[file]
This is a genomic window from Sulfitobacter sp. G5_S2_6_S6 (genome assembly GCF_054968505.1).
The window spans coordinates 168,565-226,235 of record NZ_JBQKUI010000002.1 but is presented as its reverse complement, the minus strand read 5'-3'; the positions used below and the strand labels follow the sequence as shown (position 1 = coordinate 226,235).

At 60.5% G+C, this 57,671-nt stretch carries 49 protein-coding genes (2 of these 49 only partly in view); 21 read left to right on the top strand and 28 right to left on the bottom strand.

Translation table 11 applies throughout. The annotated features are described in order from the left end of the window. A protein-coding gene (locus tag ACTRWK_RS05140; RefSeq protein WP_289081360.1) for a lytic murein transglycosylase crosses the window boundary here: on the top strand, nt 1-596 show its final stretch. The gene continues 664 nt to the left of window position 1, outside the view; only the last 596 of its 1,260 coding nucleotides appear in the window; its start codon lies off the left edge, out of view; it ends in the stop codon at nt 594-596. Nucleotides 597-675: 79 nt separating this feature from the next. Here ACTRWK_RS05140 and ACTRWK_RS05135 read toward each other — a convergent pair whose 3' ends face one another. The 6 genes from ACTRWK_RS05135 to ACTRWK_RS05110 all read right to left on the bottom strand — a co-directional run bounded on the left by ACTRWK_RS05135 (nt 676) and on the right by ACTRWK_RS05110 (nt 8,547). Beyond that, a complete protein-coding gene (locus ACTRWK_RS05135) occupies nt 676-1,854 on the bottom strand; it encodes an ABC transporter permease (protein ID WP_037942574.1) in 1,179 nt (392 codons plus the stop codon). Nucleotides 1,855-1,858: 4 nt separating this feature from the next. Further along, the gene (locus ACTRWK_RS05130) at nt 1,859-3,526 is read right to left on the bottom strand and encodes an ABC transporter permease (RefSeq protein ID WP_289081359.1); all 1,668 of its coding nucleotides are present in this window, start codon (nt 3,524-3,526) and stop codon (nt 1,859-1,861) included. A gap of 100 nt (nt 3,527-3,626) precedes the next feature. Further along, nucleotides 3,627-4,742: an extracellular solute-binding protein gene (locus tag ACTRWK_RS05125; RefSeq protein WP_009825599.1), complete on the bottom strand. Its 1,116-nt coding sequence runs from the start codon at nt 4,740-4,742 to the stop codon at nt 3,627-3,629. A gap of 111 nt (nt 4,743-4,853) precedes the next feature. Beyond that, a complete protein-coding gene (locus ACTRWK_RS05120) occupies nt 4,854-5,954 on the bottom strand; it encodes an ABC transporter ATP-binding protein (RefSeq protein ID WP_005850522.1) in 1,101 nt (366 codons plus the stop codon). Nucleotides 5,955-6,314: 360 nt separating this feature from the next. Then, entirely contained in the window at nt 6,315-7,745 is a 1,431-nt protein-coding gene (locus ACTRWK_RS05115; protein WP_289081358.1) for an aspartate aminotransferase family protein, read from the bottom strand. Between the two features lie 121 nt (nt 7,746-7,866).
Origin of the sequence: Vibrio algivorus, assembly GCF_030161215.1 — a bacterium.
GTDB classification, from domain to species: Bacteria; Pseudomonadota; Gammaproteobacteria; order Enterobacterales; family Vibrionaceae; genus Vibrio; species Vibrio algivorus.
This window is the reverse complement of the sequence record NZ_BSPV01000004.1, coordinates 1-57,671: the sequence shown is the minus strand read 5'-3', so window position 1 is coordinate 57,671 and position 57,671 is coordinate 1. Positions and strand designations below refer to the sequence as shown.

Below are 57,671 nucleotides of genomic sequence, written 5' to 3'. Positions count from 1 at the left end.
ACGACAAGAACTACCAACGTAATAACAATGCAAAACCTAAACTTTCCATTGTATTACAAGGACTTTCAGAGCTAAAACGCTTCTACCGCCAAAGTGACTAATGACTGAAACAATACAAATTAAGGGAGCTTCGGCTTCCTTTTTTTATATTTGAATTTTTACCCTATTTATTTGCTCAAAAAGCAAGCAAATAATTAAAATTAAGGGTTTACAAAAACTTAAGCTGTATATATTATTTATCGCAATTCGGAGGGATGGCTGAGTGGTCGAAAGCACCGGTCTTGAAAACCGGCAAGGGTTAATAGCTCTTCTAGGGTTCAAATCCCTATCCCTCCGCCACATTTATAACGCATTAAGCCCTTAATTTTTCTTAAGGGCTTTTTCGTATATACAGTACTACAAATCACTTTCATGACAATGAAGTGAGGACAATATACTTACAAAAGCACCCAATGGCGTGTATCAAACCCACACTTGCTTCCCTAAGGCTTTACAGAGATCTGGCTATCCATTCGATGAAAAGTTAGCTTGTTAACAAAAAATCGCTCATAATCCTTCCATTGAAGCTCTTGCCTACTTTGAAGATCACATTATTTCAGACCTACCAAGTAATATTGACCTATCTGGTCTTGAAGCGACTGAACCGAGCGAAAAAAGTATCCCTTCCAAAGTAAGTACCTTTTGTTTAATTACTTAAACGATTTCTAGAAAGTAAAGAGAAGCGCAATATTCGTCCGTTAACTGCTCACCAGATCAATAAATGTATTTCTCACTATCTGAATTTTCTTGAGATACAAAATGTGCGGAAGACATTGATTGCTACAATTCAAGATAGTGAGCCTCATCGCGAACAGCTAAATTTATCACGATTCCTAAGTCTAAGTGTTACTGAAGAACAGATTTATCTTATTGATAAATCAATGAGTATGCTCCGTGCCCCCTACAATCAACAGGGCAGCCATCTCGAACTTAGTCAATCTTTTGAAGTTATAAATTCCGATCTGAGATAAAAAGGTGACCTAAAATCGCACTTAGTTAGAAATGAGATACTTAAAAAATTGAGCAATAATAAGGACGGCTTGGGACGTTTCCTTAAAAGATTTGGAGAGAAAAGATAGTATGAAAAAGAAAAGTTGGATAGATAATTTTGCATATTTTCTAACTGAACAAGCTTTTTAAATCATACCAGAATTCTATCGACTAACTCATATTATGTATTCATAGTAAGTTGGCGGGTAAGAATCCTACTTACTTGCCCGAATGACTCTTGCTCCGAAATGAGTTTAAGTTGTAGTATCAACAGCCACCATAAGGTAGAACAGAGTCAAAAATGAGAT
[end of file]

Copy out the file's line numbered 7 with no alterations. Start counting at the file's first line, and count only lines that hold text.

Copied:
This window is the reverse complement of the sequence record NZ_BSPV01000004.1, coordinates 1-57,671: the sequence shown is the minus strand read 5'-3', so window position 1 is coordinate 57,671 and position 57,671 is coordinate 1. Positions and strand designations below refer to the sequence as shown.